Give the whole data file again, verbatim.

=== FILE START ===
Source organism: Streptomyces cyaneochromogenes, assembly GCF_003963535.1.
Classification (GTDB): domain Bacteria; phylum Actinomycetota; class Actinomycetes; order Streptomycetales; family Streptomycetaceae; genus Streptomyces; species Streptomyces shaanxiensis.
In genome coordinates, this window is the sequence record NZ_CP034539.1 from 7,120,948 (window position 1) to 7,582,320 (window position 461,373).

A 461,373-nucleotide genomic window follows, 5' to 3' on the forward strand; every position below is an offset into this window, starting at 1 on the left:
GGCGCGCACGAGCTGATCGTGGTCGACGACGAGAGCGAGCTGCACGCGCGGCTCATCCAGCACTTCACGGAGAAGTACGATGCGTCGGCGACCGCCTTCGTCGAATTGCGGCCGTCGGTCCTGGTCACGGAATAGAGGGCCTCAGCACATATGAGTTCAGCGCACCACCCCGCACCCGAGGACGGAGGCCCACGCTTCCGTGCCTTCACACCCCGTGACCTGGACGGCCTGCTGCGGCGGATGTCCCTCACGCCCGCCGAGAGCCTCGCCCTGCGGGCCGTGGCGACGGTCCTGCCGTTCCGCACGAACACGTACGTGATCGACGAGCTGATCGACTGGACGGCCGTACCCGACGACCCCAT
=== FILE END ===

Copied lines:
Source organism: Streptomyces cyaneochromogenes, assembly GCF_003963535.1.
Classification (GTDB): domain Bacteria; phylum Actinomycetota; class Actinomycetes; order Streptomycetales; family Streptomycetaceae; genus Streptomyces; species Streptomyces shaanxiensis.
In genome coordinates, this window is the sequence record NZ_CP034539.1 from 7,120,948 (window position 1) to 7,582,320 (window position 461,373).

A 461,373-nucleotide genomic window follows, 5' to 3' on the forward strand; every position below is an offset into this window, starting at 1 on the left:
GGCGCGCACGAGCTGATCGTGGTCGACGACGAGAGCGAGCTGCACGCGCGGCTCATCCAGCACTTCACGGAGAAGTACGATGCGTCGGCGACCGCCTTCGTCGAATTGCGGCCGTCGGTCCTGGTCACGGAATAGAGGGCCTCAGCACATATGAGTTCAGCGCACCACCCCGCACCCGAGGACGGAGGCCCACGCTTCCGTGCCTTCACACCCCGTGACCTGGACGGCCTGCTGCGGCGGATGTCCCTCACGCCCGCCGAGAGCCTCGCCCTGCGGGCCGTGGCGACGGTCCTGCCGTTCCGCACGAACACGTACGTGATCGACGAGCTGATCGACTGGACGGCCGTACCCGACGACCCCAT